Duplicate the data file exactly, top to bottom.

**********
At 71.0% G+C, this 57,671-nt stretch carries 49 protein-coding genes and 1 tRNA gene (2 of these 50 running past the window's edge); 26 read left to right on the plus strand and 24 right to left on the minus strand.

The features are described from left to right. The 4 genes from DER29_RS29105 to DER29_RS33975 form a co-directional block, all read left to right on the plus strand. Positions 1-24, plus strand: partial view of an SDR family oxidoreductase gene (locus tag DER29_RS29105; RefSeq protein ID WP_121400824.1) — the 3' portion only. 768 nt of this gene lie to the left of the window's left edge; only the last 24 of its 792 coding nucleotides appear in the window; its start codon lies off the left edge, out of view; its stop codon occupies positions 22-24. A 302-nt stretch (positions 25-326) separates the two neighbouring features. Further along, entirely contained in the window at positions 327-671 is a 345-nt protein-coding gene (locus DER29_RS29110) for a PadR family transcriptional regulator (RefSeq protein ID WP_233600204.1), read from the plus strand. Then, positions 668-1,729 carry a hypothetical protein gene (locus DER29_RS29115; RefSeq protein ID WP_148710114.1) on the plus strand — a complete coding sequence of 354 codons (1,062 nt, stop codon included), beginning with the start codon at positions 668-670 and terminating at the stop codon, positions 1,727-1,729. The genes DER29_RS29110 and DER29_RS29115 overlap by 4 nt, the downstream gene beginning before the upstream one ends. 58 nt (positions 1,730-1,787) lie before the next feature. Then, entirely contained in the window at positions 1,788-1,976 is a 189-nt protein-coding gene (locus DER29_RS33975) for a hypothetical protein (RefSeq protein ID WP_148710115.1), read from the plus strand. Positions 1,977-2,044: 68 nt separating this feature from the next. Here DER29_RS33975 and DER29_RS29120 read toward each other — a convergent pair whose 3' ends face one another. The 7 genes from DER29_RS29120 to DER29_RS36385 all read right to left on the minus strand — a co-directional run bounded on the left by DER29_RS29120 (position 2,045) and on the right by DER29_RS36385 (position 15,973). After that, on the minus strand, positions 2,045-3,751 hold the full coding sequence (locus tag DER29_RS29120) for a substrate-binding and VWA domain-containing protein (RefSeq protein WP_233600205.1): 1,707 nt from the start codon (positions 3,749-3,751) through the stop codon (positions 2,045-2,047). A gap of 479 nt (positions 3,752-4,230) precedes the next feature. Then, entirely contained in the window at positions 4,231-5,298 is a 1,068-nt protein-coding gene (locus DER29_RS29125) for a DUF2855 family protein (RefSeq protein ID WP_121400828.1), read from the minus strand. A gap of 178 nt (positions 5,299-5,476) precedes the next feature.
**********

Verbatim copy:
At 71.0% G+C, this 57,671-nt stretch carries 49 protein-coding genes and 1 tRNA gene (2 of these 50 running past the window's edge); 26 read left to right on the plus strand and 24 right to left on the minus strand.

The features are described from left to right. The 4 genes from DER29_RS29105 to DER29_RS33975 form a co-directional block, all read left to right on the plus strand. Positions 1-24, plus strand: partial view of an SDR family oxidoreductase gene (locus tag DER29_RS29105; RefSeq protein ID WP_121400824.1) — the 3' portion only. 768 nt of this gene lie to the left of the window's left edge; only the last 24 of its 792 coding nucleotides appear in the window; its start codon lies off the left edge, out of view; its stop codon occupies positions 22-24. A 302-nt stretch (positions 25-326) separates the two neighbouring features. Further along, entirely contained in the window at positions 327-671 is a 345-nt protein-coding gene (locus DER29_RS29110) for a PadR family transcriptional regulator (RefSeq protein ID WP_233600204.1), read from the plus strand. Then, positions 668-1,729 carry a hypothetical protein gene (locus DER29_RS29115; RefSeq protein ID WP_148710114.1) on the plus strand — a complete coding sequence of 354 codons (1,062 nt, stop codon included), beginning with the start codon at positions 668-670 and terminating at the stop codon, positions 1,727-1,729. The genes DER29_RS29110 and DER29_RS29115 overlap by 4 nt, the downstream gene beginning before the upstream one ends. 58 nt (positions 1,730-1,787) lie before the next feature. Then, entirely contained in the window at positions 1,788-1,976 is a 189-nt protein-coding gene (locus DER29_RS33975) for a hypothetical protein (RefSeq protein ID WP_148710115.1), read from the plus strand. Positions 1,977-2,044: 68 nt separating this feature from the next. Here DER29_RS33975 and DER29_RS29120 read toward each other — a convergent pair whose 3' ends face one another. The 7 genes from DER29_RS29120 to DER29_RS36385 all read right to left on the minus strand — a co-directional run bounded on the left by DER29_RS29120 (position 2,045) and on the right by DER29_RS36385 (position 15,973). After that, on the minus strand, positions 2,045-3,751 hold the full coding sequence (locus tag DER29_RS29120) for a substrate-binding and VWA domain-containing protein (RefSeq protein WP_233600205.1): 1,707 nt from the start codon (positions 3,749-3,751) through the stop codon (positions 2,045-2,047). A gap of 479 nt (positions 3,752-4,230) precedes the next feature. Then, entirely contained in the window at positions 4,231-5,298 is a 1,068-nt protein-coding gene (locus DER29_RS29125) for a DUF2855 family protein (RefSeq protein ID WP_121400828.1), read from the minus strand. A gap of 178 nt (positions 5,299-5,476) precedes the next feature.